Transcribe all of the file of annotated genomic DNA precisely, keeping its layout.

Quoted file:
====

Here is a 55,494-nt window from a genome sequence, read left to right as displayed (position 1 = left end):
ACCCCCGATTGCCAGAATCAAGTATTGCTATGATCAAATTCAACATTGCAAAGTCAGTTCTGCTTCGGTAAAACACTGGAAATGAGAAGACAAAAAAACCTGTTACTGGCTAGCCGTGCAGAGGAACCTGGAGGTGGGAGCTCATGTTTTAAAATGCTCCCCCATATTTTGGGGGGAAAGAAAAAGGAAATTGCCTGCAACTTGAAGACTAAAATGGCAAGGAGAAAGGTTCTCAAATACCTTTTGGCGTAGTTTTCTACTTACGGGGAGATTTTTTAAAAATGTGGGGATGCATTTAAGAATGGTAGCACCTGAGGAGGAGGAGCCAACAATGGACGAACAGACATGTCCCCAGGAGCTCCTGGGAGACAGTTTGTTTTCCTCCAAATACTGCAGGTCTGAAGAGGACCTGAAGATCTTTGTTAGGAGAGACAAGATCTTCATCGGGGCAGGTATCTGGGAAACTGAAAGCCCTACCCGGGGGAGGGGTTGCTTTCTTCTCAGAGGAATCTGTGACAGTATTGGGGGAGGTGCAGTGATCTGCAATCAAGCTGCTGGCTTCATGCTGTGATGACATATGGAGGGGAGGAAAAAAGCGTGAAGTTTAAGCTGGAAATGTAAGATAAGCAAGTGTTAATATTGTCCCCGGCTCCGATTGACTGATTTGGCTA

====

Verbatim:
Here is a 55,494-nt window from a genome sequence, read left to right as displayed (position 1 = left end):
ACCCCCGATTGCCAGAATCAAGTATTGCTATGATCAAATTCAACATTGCAAAGTCAGTTCTGCTTCGGTAAAACACTGGAAATGAGAAGACAAAAAAACCTGTTACTGGCTAGCCGTGCAGAGGAACCTGGAGGTGGGAGCTCATGTTTTAAAATGCTCCCCCATATTTTGGGGGGAAAGAAAAAGGAAATTGCCTGCAACTTGAAGACTAAAATGGCAAGGAGAAAGGTTCTCAAATACCTTTTGGCGTAGTTTTCTACTTACGGGGAGATTTTTTAAAAATGTGGGGATGCATTTAAGAATGGTAGCACCTGAGGAGGAGGAGCCAACAATGGACGAACAGACATGTCCCCAGGAGCTCCTGGGAGACAGTTTGTTTTCCTCCAAATACTGCAGGTCTGAAGAGGACCTGAAGATCTTTGTTAGGAGAGACAAGATCTTCATCGGGGCAGGTATCTGGGAAACTGAAAGCCCTACCCGGGGGAGGGGTTGCTTTCTTCTCAGAGGAATCTGTGACAGTATTGGGGGAGGTGCAGTGATCTGCAATCAAGCTGCTGGCTTCATGCTGTGATGACATATGGAGGGGAGGAAAAAAGCGTGAAGTTTAAGCTGGAAATGTAAGATAAGCAAGTGTTAATATTGTCCCCGGCTCCGATTGACTGATTTGGCTA